(Baker Historic District, Platt Park, Observatory Park)
Architected and developed in the 1890s, the 162-acre park is the defining feature of Washington Park and the center of this surrounding south central Denver neighborhood. Constructed as Denver’s first suburb in 1886, the Washington Park area has served traditionally as an urban oasis for people seeking a refuge from the city’s hustle and bustle. Immediately adjacent to Washington Park, to the west and south respectively, are the Baker Historic District, Platt Park, and Observatory Park neighborhoods.
Defining neighborhood boundaries
Washington Park’s typical boundaries include Broadway to the west, University to the east, I-25 to the south, and Alameda to the north. The nearby Baker Historic District spans Mississippi to 6th Avenue, Broadway to the Platte River. The 3.7-acre Platt Park, named for Civil-War hero, humanitarian, and leading Denver businessman, James H. Platt, is located directly south of Wash Park, and runs from East Florida to East Iowa Avenue, from South Grant to South Logan Streets. The Observatory Park neighborhood is just a bit further south, between Evans and Iliff, bounded by Milwaukee and Fillmore Streets to the east and west.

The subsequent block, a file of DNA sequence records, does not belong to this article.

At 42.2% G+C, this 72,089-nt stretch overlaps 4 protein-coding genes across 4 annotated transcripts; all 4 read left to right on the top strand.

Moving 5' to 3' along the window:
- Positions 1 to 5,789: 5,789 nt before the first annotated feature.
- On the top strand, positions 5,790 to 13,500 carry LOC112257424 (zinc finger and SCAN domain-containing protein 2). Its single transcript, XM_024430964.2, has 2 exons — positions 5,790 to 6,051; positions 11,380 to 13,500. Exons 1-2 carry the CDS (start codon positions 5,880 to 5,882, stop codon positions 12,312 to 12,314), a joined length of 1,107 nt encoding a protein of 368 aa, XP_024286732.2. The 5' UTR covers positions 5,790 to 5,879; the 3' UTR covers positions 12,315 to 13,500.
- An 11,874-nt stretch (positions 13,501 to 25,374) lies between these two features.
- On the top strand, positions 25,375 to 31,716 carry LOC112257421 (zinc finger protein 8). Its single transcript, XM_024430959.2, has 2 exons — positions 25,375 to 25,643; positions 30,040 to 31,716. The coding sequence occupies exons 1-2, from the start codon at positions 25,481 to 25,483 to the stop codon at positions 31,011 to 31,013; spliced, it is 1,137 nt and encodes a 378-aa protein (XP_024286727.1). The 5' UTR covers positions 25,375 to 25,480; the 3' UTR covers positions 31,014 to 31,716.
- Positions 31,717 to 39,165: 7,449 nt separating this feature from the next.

Exploring Wash Park and the surrounding area
The Washington Park area is a mix of new developments and classic dwellings, from exquisite Tudors and brick craftsman bungalows to Victorians, unique ranches, Spanish mission style, and contemporary construction. The enduring, original residences have been, and continue to be, rehabbed and reconditioned with an eye toward both modernization and historic preservation of Denver landmarks.
In addition to Denver’s largest traditional park, which contains both Smith and Grasmere lakes, tennis and basketball courts, volleyball, and cycling trails, the area offers the 3.7-acre Platt Park, as well as Observatory Park, a favorite with astronomy buffs, as it is named for DU’s nearby Chamberlin Observatory.
The neighborhood features beautiful tree-lined streets, a modern, full-service recreation center in Wash Park, exceptional schools, entertainment options, the Cherry Creek bike path and various trails, as well as artisan shops and restaurants on South Gaylord, Pearl Street, and the revitalized antique district on Broadway. The area is directly adjacent to the sprawling University of Denver campus and the Cherry Creek Shopping Center, and is easily accessible via nearby 6th Avenue, I-25, Speer Boulevard, Evans, or local neighborhood routes.